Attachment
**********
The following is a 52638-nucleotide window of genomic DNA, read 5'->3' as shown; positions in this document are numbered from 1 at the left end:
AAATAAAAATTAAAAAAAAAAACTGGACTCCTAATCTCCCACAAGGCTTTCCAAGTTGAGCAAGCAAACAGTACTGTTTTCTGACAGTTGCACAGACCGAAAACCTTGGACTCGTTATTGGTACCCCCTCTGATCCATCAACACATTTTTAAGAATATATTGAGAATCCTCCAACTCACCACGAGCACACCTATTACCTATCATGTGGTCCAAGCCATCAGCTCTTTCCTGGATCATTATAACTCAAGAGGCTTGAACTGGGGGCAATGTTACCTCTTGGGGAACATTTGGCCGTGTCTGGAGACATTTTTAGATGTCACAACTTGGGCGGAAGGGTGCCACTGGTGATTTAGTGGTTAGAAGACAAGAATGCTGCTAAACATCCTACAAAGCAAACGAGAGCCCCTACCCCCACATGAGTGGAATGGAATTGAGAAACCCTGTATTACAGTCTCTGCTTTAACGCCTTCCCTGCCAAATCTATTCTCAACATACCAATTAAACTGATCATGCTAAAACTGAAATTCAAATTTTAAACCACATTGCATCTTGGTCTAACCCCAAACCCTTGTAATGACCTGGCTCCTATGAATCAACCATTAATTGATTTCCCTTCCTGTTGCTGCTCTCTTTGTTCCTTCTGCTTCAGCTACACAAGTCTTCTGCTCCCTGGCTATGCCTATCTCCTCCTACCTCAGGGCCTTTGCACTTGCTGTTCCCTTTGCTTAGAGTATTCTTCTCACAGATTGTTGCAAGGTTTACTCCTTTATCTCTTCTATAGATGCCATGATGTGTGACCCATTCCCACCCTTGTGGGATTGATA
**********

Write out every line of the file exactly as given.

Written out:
The following is a 52638-nucleotide window of genomic DNA, read 5'->3' as shown; positions in this document are numbered from 1 at the left end:
AAATAAAAATTAAAAAAAAAAACTGGACTCCTAATCTCCCACAAGGCTTTCCAAGTTGAGCAAGCAAACAGTACTGTTTTCTGACAGTTGCACAGACCGAAAACCTTGGACTCGTTATTGGTACCCCCTCTGATCCATCAACACATTTTTAAGAATATATTGAGAATCCTCCAACTCACCACGAGCACACCTATTACCTATCATGTGGTCCAAGCCATCAGCTCTTTCCTGGATCATTATAACTCAAGAGGCTTGAACTGGGGGCAATGTTACCTCTTGGGGAACATTTGGCCGTGTCTGGAGACATTTTTAGATGTCACAACTTGGGCGGAAGGGTGCCACTGGTGATTTAGTGGTTAGAAGACAAGAATGCTGCTAAACATCCTACAAAGCAAACGAGAGCCCCTACCCCCACATGAGTGGAATGGAATTGAGAAACCCTGTATTACAGTCTCTGCTTTAACGCCTTCCCTGCCAAATCTATTCTCAACATACCAATTAAACTGATCATGCTAAAACTGAAATTCAAATTTTAAACCACATTGCATCTTGGTCTAACCCCAAACCCTTGTAATGACCTGGCTCCTATGAATCAACCATTAATTGATTTCCCTTCCTGTTGCTGCTCTCTTTGTTCCTTCTGCTTCAGCTACACAAGTCTTCTGCTCCCTGGCTATGCCTATCTCCTCCTACCTCAGGGCCTTTGCACTTGCTGTTCCCTTTGCTTAGAGTATTCTTCTCACAGATTGTTGCAAGGTTTACTCCTTTATCTCTTCTATAGATGCCATGATGTGTGACCCATTCCCACCCTTGTGGGATTGATA